TensorFlow operation fusion in the TensorFlow Lite converter
Posted by Ashwin Murthy, Software Engineer, TensorFlow team @ Google
Efficiency and performance are critical for edge deployments. TensorFlow Lite achieves this by means of fusing and optimizing a series of more granular TensorFlow operations (which themselves are composed of composite operations, like LSTM) into a single executable TensorFlow Lite unit.
Many users have asked us for more granular control of the way operations can be fused to achieve greater performance improvements. Today, we are delivering just that by providing users with the ability to specify how operations can be fused.
Furthermore, this new capability allows for seamless conversion of TensorFlow Keras LSTM operations—one of our most requested features. And to top it off, you can now plug in a user-defined RNN conversion to TensorFlow Lite!
Fused operations are more efficient
As mentioned earlier, TensorFlow operations are typically composed of a number of primitive, more granular operations, such as tf.add. This is important in order to have a level of reusability, enabling users to create operations that are a composition of existing units. An example of a composite operation is tf.einsum. Executing a composite operation is equivalent to executing each of its constituent operations.
However, with efficiency in mind, it is common to “fuse” the computation of a set of more granular operations into a single operation.
Another use for fused operations is providing a higher level interface to define complex transformations like quantization, which would otherwise be infeasible or very hard to do at a more granular level.
Concrete examples of fused operations in TensorFlow Lite include various RNN operations like Unidirectional and Bidirectional sequence LSTM, convolution (conv2d, bias add, relu), fully connected (matmul, bias add, relu) and more.
Fusing TensorFlow operations into TensorFlow Lite operations has historically been challenging until now!
Out-of-the-box RNN conversion and other composite operation support
Out-of-the-box RNN conversion
We now support conversion of Keras LSTM and Keras Bidirectional LSTM, both of which are composite TensorFlow operations. This is the simplest way to get RNN-based models to take advantage of the efficient LSTM fused operations in TensorFlow Lite. See this notebook for end-to-end keras LSTM to TensorFlow Lite conversion and execution via the TensorFlow Lite interpreter.
Furthermore, we enabled conversion to any other TensorFlow RNN implementation by providing a convenient interface to the conversion infrastructure. You can see a couple of examples of this capability using lingvo’s LSTMCellSimple and LayerNormalizedLSTMCellSimple RNN implementations.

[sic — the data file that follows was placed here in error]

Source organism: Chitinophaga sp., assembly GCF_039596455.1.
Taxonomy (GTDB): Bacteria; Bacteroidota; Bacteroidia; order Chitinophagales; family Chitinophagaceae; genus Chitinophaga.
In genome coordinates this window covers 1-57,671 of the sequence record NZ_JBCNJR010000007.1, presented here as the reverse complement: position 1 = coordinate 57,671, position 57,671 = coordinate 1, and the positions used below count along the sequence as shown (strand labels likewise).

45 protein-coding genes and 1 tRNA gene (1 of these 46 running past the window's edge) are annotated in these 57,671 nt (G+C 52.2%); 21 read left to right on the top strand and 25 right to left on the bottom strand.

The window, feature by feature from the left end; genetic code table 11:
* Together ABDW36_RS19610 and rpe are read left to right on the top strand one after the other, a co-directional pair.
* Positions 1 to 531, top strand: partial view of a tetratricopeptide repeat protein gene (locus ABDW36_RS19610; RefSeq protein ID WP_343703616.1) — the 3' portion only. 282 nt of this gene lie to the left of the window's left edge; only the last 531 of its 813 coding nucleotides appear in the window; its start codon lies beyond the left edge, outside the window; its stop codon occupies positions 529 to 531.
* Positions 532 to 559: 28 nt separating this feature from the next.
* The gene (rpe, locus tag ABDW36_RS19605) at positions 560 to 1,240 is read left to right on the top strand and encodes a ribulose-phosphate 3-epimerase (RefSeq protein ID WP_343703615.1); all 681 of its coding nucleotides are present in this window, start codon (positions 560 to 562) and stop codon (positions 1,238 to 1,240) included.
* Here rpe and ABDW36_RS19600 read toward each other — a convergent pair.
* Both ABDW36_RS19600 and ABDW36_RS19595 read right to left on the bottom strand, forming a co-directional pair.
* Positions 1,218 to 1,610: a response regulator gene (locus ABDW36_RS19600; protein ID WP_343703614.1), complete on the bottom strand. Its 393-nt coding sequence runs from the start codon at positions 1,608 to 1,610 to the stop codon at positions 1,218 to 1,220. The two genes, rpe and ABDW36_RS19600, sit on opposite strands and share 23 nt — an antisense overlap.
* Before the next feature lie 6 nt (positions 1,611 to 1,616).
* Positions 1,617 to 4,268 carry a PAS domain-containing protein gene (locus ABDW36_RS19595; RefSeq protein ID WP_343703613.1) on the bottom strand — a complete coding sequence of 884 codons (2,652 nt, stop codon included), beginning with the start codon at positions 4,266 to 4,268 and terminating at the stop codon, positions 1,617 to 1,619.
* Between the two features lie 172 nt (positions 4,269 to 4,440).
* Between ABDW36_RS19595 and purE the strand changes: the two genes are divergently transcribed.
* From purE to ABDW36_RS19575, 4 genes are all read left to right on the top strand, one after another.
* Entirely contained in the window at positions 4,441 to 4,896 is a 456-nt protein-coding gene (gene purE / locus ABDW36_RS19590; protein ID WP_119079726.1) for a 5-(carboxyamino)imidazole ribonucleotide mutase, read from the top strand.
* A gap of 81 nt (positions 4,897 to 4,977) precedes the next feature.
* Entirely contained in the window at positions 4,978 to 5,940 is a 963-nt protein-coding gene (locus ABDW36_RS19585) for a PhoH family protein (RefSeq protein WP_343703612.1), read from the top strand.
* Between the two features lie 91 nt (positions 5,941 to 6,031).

For more information, please look at our RNN conversion documentation.
Note: We are working on adding quantization support for TensorFlow Lite’s LSTM operations. This will be announced in the future.
Extending conversion to other composite operations
We extended the TensorFlow Lite converter to enable conversion of other composite TensorFlow operations into existing or custom TensorFlow Lite operations.
The following steps are needed to implement a TensorFlow operation fusion to TensorFlow Lite:
- Wrap the composite operation in a tf.function. In the TensorFlow model source code, identify and abstract out the composite operation into a tf.function with the experimental_implements function annotation.
- Write conversion code. Conceptually, the conversion code replaces the composite implementation of this interface with the fused one. In the prepare-composite-functions pass, plug in your conversion code.
- Invoke the TensorFlow Lite converter. Use the TFLiteConverter.from_saved_model API to convert to TensorFlow Lite.
This work would not have been possible without the efforts of Renjie Liu, a key collaborator on this project since its inception. We would like to thank Raziel Alvarez for his leadership and guidance. We would like to thank Jaesung Chung, Scott Zhu, Sean Silva, Mark Sandler, Andrew Selle, Qiao Liang and River Riddle for important contributions. We would like to acknowledge Sarah Sirajuddin, Jared Duke, Lawrence Chan, Tim Davis and the TensorFlow Lite team as well as Tatiana Shpeisman, Jacques Pienaar and the Google MLIR team for their active support of this work.Read More
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